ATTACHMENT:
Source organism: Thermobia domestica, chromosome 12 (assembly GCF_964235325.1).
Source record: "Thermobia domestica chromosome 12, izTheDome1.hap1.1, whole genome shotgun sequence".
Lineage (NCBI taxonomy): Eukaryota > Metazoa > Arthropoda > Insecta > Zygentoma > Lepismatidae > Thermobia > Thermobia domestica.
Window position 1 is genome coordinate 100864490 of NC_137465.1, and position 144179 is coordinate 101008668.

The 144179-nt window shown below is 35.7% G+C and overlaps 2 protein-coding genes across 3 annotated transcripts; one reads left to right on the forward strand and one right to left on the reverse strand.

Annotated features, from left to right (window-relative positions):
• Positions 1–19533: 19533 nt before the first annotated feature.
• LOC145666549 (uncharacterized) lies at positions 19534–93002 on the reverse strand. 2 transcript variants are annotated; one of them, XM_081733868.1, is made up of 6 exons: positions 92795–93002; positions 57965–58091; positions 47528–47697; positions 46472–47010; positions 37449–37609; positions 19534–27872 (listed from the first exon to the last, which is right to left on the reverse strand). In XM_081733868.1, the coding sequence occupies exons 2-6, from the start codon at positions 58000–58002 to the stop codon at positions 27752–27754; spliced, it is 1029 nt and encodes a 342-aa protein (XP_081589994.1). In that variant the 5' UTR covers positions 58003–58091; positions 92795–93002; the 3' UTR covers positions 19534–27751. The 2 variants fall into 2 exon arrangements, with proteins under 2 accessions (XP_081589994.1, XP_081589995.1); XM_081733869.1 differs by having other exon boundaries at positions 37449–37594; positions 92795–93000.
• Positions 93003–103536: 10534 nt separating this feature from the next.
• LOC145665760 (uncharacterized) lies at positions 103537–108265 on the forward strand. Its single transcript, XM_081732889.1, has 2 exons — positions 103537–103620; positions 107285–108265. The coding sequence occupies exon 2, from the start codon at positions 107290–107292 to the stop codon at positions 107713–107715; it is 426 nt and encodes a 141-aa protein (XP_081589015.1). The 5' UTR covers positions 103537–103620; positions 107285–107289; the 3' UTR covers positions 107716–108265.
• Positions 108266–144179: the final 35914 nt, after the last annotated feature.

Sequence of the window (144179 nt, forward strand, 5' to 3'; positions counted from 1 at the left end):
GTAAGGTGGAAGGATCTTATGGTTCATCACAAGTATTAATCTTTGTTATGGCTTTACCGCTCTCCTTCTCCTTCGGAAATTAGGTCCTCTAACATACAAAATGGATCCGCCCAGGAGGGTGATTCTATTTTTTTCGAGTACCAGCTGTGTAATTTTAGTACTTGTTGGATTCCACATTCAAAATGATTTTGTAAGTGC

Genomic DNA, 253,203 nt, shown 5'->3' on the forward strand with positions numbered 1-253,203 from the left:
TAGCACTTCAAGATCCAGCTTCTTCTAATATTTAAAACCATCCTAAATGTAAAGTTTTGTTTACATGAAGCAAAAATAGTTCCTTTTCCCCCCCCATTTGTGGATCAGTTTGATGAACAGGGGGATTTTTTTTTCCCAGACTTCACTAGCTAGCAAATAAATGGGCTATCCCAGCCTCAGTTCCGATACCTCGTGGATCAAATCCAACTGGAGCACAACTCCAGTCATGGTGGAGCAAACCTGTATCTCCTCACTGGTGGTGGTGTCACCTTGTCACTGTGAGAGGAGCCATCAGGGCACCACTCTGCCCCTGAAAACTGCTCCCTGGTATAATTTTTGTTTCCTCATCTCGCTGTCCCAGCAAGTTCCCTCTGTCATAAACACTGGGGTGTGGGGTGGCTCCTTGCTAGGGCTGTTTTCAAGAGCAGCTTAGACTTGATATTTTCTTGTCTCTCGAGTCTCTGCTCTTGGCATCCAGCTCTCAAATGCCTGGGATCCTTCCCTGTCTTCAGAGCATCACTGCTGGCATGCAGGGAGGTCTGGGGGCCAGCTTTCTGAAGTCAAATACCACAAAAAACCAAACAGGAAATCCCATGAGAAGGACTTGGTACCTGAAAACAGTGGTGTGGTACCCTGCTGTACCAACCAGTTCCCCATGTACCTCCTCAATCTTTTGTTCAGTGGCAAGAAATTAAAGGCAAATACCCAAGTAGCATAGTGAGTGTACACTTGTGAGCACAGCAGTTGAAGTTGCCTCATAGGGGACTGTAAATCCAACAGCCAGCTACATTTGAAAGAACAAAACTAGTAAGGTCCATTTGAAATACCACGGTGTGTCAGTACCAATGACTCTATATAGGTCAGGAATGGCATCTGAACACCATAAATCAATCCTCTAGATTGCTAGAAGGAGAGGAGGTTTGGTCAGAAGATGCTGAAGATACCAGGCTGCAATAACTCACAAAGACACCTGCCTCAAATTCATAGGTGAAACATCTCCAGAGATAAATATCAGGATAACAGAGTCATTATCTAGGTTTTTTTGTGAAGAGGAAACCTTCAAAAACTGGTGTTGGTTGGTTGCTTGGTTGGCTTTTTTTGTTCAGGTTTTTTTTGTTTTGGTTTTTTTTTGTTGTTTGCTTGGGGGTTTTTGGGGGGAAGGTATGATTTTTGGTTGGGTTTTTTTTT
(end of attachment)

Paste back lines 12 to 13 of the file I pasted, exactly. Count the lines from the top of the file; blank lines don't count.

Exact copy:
Sequence of the window (144179 nt, forward strand, 5' to 3'; positions counted from 1 at the left end):
GTAAGGTGGAAGGATCTTATGGTTCATCACAAGTATTAATCTTTGTTATGGCTTTACCGCTCTCCTTCTCCTTCGGAAATTAGGTCCTCTAACATACAAAATGGATCCGCCCAGGAGGGTGATTCTATTTTTTTCGAGTACCAGCTGTGTAATTTTAGTACTTGTTGGATTCCACATTCAAAATGATTTTGTAAGTGC